Monday, 2 May 2011

Osama Bin Laden

In case you hadn't noticed, the internet has gone crazy today as the Americans have announced that they have, at last, killed Osama Bin Laden. There isn't really much yet to say on this topic, although the BBC News website will probably give you all the information you could ever need - past, present and future...

At risk of sounding like a conspiracy theorist, I do have a couple of questions about the veracity of the claims - an issue that the BBC doesn't seem to have yet addressed. I don't really doubt that it's true, but I find the fact that they've buried him already, and at sea, so there's no body to show, a little surprising - this is the kind of thing that I'd have thought you should be confirming beyond a shadow of doubt. That said, it was announced by the President, which means they are probably pretty convinced - and are at least convinced that they won't be proved wrong!
I guess it makes sense, as then he doesn't have a tomb that can be either made a focal point for terrorists or to be defaced - and you don't want terrorists attacking the military to recover the body either.

I'm not really surprised that he died in the raid, although it would be interesting to know the circumstances - it's much more convenient for the Americans that he died there - no messy trials, no questions about appropriate punishment, and no risk of terrorist attacks to carry out a jailbreak. I'll leave other people to discuss whether it's better this way, or whether justice would have been better served if he had been kept alive (although maybe that wasn't even an option in the end).

I realise reading this over that I sound like a classic conspiracy theorist, but I'm not really - I'd rather believe that the Americans are right on this one, I just thought I'd voice a couple of questions that sprang to mind and see if anyone had a good explanation for it.

I confess to some satisfaction that some form of justice appears to have been served, but it will be interesting to see what the implications of this event actually are. One fears reprisals, and also you have to recognise that, unlike in stories, killing the leader does not necessarily mean total victory. Al Qaeda is not like Voldemort, they do not have 7 Horcruxes that just need destroying before final victory is achieved. Maybe it is a step in the right direction though.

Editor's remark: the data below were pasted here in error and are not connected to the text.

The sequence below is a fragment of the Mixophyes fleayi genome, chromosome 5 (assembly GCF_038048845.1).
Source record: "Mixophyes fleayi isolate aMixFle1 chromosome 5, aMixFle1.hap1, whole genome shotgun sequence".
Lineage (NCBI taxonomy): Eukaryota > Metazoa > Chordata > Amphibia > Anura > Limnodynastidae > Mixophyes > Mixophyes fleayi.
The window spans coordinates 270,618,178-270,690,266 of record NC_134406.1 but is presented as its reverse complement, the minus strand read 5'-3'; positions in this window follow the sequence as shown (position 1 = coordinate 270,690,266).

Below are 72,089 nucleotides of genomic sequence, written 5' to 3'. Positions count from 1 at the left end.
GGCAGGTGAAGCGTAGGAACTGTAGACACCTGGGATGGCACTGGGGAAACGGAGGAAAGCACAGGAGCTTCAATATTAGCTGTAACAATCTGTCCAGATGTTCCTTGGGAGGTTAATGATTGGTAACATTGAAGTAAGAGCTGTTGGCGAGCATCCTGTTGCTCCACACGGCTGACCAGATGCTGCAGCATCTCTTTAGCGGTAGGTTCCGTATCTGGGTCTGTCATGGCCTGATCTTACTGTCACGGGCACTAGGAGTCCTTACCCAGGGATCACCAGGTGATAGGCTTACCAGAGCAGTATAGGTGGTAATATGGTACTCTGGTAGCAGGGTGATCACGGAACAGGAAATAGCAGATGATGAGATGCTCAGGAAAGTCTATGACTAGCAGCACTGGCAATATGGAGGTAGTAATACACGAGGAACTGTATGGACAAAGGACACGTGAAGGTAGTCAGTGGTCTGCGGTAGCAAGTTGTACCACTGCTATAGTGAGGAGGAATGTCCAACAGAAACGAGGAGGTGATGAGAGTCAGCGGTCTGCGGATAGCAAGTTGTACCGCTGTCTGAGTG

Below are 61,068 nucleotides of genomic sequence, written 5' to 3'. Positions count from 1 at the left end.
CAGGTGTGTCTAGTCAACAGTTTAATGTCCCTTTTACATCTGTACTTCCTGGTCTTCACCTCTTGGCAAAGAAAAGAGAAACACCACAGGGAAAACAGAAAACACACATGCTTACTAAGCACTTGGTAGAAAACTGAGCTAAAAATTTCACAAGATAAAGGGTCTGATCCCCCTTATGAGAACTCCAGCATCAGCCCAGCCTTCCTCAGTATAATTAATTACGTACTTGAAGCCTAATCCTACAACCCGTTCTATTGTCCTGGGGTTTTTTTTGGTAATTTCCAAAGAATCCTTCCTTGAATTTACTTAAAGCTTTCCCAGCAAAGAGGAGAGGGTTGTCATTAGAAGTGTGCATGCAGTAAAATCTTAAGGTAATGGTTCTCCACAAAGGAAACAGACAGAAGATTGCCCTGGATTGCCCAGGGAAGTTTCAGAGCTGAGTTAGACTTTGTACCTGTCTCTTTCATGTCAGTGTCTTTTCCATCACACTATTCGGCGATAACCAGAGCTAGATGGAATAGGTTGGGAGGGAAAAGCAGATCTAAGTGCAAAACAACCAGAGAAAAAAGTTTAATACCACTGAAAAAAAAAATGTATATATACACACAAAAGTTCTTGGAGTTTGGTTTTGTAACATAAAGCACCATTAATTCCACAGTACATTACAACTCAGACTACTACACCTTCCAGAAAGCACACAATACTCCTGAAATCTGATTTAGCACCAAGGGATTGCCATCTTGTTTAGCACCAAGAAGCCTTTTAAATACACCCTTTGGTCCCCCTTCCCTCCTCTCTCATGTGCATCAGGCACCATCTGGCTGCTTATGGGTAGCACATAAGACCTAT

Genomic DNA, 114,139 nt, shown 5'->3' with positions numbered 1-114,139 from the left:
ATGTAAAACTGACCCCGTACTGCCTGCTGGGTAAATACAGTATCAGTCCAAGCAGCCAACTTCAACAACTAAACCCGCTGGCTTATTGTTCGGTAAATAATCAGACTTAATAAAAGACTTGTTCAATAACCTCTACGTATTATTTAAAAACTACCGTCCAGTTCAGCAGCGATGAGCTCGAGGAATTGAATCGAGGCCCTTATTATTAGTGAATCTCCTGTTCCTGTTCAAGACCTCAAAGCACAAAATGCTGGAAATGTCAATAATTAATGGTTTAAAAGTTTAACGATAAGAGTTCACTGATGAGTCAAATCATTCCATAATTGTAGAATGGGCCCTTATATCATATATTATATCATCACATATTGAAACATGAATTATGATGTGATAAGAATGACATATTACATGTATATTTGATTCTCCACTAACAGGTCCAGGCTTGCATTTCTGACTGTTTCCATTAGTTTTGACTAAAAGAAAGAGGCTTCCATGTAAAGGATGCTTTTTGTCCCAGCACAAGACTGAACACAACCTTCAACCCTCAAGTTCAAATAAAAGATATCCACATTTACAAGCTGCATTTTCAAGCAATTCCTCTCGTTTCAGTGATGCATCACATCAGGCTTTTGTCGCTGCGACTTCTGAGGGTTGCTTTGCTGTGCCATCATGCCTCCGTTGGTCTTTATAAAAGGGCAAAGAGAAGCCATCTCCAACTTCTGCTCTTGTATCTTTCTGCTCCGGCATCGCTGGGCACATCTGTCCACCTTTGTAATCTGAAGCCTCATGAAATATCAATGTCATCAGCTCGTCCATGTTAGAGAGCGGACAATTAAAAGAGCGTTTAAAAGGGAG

And yet, whilst on one level I feel satisfaction that he has faced the consequences of his actions, I also pity him, because he is not now going to his 72 virgins, but is rather standing before God, and will have to account for his life, and it will not go well for him. This seems to me a prompting to pray for a change of heart amongst terrorists and those who would become terrorists - and turn to a God who does not want His kingdom expanded through violence and coercion, but rather has suffered violence in order to win us through love.
Edit: For a more complete treatment of this last part, see Denise's blog.

As a related side note, I was prompted by this news to have a look through Youtube and I found this video, which contains some genuinely remarkable amateur footage of the 9/11 attacks, there's an astonishingly close view of the second plane hitting around 2:22. I still find it quite hard to get my round the fact that 9/11 really happened in America. I mean, obviously it did, but like with 7/7 you just don't expect things like this to happen in 'safe' countries like the US and the UK (I live in the days after IRA bombs after all).


  1. Yeah, I was suspicious when I first heard, but I like Obama too much to seriously believe that he'd lie about it.
    Must admit I feel surprisingly disturbed about how little effort appears to have gone into taking him alive - he may be the most wanted man in the world, but it doesn't seem right to me that US troops can show up in another country and just start shooting people :S

  2. I'm not sure how much of an Obama-fan I am, although he was quite funny at the White House Correspondent's Dinner ( if you didn't see it).

    As I said, I'm not really surprised they didn't take him alive - makes things a whole load simpler now that he's dead. Don't have to go through court, don't have to risk attacks to free him - it could be ages before they achieve anything.

    Yeah, I see what you're saying about US troops, although I'm assuming they got the go ahead from the Pakistani government - and I have a low tolerance of terrorists. Sometimes I worry I'm a bit too much of a pragmatist when it comes to these villainous types. I'd have been tempted to get the CIA to assassinate Kim Jong-Il long before now... :P